Economic Commentary | Fourth Quarter 2019
The market carried stocks higher during the fourth quarter while dominant themes echoed 2019’s earlier stories. Strength in the service sector offset manufacturing weakness throughout the globe, the ongoing uncertainty surrounding the trade dispute between the US and China created additional volatility, and central bankers around the world furthered their efforts to boost their economies through accommodative monetary policies. The S&P 500 index notched 21 new all-time highs during the quarter, bringing its return to +9.1% for the quarter. Our other benchmarks similarly fared well, with the mid/small cap Russell 2000 index gaining 9.9%, the international MSCI EAFE index rising 8.2%, and the emerging markets MSCI EM up 11.4%.
The impact of the tariffs implemented by the US and China began to weigh on global growth during the second half of 2019, particularly in the manufacturing sector. The IMF projected that 2019 would see the weakest growth in global GDP since the 2008 financial crisis and that the trade war would cost the global economy $700B by the end of 2020.
With both countries facing pressure at home to resolve their disagreement, the US and China ultimately reached terms on a tentative phase-one deal, much to the relief of market participants. This partial deal is expected to be signed in mid-January and includes China’s agreement to buy more agricultural products from the US while we have agreed to reduce some of the existing tariffs on Chinese imports and to not implement the new tariffs that were slated to begin in mid-December. What has not yet been resolved are the thornier issues of forced tech transfer and intellectual property theft, but at least the two countries have arrived at a detente for the moment.
The US economy supported solid job gains throughout the fourth quarter, a remarkable feat given the unprecedented duration of this economic expansion. The December jobs report marked an uninterrupted 110 months of job gains while the unemployment rate fell to a 50-year low of 3.5% and annualized wages gained more than 3%. The resulting gains in personal income enabled consumers to spend more while also shoring up their balance sheets, indicated by the savings rate nearing 8%. Housing gained this quarter as well, with prices moving solidly higher, building activity accelerating, and homebuilder sentiment reaching a high not seen since mid-1999. With modest inflation hovering near the Fed’s 2% target, the lack of pricing pressure further supports the robust health of the US consumer, which bodes well for continued strength in the services sector.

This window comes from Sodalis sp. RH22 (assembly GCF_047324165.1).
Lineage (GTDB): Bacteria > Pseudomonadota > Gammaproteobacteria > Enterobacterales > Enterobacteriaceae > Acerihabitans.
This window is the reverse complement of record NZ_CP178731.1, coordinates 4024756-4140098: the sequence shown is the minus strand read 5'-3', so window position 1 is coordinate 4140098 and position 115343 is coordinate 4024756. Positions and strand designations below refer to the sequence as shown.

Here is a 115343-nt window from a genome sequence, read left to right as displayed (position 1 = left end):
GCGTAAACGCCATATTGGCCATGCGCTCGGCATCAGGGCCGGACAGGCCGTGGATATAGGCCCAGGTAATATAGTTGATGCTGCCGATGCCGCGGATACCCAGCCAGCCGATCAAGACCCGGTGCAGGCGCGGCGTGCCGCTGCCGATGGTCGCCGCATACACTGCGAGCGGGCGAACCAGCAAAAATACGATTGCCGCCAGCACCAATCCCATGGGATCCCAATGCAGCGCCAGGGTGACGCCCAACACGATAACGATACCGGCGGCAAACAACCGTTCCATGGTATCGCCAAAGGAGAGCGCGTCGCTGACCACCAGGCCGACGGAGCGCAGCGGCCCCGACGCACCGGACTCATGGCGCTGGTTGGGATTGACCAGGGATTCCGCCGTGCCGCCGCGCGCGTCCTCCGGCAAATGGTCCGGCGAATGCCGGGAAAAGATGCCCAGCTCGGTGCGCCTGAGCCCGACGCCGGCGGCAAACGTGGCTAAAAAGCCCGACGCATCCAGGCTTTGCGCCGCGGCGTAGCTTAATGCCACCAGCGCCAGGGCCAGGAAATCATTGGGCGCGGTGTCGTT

As tensions between the US and Iran heated up over the latter part of 2019, oil prices gained almost 13% during the fourth quarter following concerns about potential disruptions to the global oil supply. OPEC and Russia agreed in early December to cut production by 500K barrels/day, further boosting prices. Despite this increase, oil prices remain in the “sweet spot” between $50 and $60/barrel, which is low enough to maintain consumer spending yet high enough to make its production profitable over the longer-term horizon.
The UK held snap elections in December to break the impasse over Brexit, with Boris Johnson’s Conservative Party
winning in a landslide. Ultimately, this may not end well for the UK, but the election victory removed significant uncertainty as Johnson secured a mandate to depart the European Union by January 31, 2020.
Looking forward to the year ahead, the US economy appears to be poised to continue its record-breaking expansion, with recession fears easing, the global economy stabilizing, and inflation seeing a modest, yet healthy, uptick. As long as weakness in manufacturing does not bleed over to the service sector, we should continue to see an extension of the slow growth that has been the hallmark of this economic cycle.